We are on the road again!

It feels so good to write this! And it gets even better: I am sipping my Georgian wine (which we just got as a gift from some locals) on my camping chair in the sun, wearing a tank top and shorts and with the sound of a wild river floating by. This is what we love about travelling! We are located on the edge of the Lagodekhi National Park, in the Caucasus region. We parked our van next to a ranger station, on a big open field in the middle of nowhere. It’s just us and Polly, Brian and their dog Busso here. It almost feels like there is no Corona!

But… let’s start from the beginning. Yesterday, we finally left Tbilisi. Wow, it felt like we were ‘moving house’ again! It took us a few hours to pack up all our stuff, but then we were ready to leave. As you probably know, we have spent the last 5 weeks with Polly and Brian, a Dutch couple. Together with them, we left Tbilisi, heading towards the South East of Georgia. Close to the border of Azerbaijan are some monasteries that we wanted to visit. These David Gareja monasteries are located in a beautiful landscape. Polly calls it ‘bacon hills’, we will try to add some pictures so you can decide for yourself. Unfortunately, the last 30 km to the monasteries was all off-road. On one big bump, we even hurt Tiny again. We now have a loose (and low hanging) wastewater tank, which makes it difficult to drive off-road again. When we go back to the city, we will do another garage retreat.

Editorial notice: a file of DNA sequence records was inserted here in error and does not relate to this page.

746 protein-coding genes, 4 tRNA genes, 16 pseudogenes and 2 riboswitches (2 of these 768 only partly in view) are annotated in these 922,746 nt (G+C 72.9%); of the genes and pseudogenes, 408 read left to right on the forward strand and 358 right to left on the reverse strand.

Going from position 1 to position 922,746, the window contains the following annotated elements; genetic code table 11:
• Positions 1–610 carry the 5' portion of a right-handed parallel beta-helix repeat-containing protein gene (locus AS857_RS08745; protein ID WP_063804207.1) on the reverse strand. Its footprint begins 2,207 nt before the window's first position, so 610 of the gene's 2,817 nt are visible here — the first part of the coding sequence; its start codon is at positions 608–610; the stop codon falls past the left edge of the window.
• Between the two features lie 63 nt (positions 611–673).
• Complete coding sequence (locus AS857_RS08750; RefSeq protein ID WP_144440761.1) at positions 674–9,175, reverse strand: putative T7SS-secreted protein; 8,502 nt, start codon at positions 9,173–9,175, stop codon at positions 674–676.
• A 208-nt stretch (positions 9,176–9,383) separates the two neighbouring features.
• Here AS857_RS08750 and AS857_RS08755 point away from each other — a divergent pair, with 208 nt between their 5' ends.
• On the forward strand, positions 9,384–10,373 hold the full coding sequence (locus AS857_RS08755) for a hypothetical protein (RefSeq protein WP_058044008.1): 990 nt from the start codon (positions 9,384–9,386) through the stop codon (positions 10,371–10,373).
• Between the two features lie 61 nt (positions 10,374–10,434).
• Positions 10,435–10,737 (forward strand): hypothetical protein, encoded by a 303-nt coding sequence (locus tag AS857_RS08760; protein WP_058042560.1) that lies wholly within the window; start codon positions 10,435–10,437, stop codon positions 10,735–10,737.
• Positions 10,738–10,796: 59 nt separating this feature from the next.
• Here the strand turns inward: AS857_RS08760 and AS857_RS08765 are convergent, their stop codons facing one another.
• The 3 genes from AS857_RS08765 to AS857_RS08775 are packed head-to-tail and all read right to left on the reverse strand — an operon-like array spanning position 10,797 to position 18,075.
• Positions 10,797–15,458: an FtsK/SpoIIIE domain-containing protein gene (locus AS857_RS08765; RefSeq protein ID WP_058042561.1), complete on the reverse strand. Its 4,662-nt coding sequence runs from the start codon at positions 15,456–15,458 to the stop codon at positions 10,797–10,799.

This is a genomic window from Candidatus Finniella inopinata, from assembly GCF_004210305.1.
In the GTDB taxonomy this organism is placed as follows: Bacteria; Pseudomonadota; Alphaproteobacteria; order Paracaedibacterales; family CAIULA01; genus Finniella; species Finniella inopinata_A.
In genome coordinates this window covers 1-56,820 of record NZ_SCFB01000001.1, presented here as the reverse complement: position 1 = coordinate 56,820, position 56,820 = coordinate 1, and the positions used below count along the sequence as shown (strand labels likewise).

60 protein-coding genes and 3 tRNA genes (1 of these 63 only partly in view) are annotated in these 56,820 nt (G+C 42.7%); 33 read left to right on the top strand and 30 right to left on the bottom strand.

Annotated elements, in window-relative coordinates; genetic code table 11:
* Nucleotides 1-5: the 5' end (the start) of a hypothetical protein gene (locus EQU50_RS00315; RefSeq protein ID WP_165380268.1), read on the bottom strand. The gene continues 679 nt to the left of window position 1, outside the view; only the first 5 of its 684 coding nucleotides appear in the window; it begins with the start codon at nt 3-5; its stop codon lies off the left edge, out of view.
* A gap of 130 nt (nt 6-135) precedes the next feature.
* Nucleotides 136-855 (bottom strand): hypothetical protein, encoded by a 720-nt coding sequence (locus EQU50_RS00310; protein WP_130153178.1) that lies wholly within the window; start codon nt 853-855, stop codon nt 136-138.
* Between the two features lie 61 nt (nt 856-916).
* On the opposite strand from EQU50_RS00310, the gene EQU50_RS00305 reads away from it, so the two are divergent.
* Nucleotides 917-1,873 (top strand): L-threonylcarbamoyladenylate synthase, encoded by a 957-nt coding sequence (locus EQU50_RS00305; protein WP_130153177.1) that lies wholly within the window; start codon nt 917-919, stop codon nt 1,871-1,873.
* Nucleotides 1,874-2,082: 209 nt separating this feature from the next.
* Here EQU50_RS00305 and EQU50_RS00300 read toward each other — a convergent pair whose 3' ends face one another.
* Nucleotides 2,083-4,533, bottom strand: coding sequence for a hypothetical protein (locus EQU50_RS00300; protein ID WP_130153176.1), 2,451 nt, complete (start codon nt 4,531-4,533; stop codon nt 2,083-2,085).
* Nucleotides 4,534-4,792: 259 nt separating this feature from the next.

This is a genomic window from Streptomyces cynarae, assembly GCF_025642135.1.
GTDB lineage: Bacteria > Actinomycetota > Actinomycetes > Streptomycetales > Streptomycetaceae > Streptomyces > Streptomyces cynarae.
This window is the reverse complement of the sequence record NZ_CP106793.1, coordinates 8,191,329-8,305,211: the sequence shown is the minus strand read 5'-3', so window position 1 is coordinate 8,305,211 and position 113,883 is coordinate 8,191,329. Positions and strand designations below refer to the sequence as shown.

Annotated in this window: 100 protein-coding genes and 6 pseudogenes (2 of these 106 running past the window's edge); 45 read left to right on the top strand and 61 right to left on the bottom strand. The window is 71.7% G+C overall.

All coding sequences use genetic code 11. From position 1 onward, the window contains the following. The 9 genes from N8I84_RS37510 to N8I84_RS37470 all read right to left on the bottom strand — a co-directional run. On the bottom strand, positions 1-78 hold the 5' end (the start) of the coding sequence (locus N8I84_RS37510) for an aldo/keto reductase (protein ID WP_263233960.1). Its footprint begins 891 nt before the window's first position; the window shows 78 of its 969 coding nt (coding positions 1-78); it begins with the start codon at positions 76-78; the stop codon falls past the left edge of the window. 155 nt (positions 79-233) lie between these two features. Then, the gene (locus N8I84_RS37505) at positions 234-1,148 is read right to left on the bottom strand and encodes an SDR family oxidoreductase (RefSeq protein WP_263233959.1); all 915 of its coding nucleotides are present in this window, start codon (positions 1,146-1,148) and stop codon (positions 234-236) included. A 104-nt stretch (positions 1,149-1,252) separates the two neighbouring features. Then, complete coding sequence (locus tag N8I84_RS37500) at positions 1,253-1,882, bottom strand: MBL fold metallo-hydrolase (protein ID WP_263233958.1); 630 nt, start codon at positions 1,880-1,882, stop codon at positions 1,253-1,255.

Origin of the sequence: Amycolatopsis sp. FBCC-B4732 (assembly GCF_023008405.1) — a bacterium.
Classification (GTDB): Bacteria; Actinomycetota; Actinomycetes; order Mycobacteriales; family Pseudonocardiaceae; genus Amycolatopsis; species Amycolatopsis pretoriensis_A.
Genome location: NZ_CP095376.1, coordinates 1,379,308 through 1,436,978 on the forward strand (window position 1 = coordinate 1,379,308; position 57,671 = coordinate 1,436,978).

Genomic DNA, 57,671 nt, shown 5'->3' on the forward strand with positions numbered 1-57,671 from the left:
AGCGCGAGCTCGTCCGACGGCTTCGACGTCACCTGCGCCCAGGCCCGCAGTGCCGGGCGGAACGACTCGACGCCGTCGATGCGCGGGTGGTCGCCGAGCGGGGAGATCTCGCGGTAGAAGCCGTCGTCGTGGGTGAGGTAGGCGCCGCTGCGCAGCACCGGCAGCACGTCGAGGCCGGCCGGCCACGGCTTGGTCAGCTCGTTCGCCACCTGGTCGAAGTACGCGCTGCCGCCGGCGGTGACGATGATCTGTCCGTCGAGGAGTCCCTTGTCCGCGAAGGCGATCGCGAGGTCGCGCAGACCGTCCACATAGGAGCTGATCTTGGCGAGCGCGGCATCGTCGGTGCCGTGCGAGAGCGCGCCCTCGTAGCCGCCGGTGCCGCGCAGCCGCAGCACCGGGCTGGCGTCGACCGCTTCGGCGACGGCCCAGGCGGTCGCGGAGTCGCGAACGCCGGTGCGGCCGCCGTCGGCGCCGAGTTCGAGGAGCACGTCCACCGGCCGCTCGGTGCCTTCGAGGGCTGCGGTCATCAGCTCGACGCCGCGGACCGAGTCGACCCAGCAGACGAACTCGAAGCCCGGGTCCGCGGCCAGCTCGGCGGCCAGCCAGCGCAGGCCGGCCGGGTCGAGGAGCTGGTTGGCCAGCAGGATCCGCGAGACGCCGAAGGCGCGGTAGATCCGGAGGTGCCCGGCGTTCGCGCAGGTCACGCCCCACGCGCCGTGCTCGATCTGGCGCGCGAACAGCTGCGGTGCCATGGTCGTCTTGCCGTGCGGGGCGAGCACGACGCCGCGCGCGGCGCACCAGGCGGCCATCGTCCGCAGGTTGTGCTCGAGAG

However, when we got there, it was worth the drive. The surroundings were stunning and the one monastery we could visit was quite picturesque too. The bigger one that we didn’t get to visit, was too close to the border of Azerbeidszjan and the border patrol wouldn’t let us through. We guess this is because of Corona.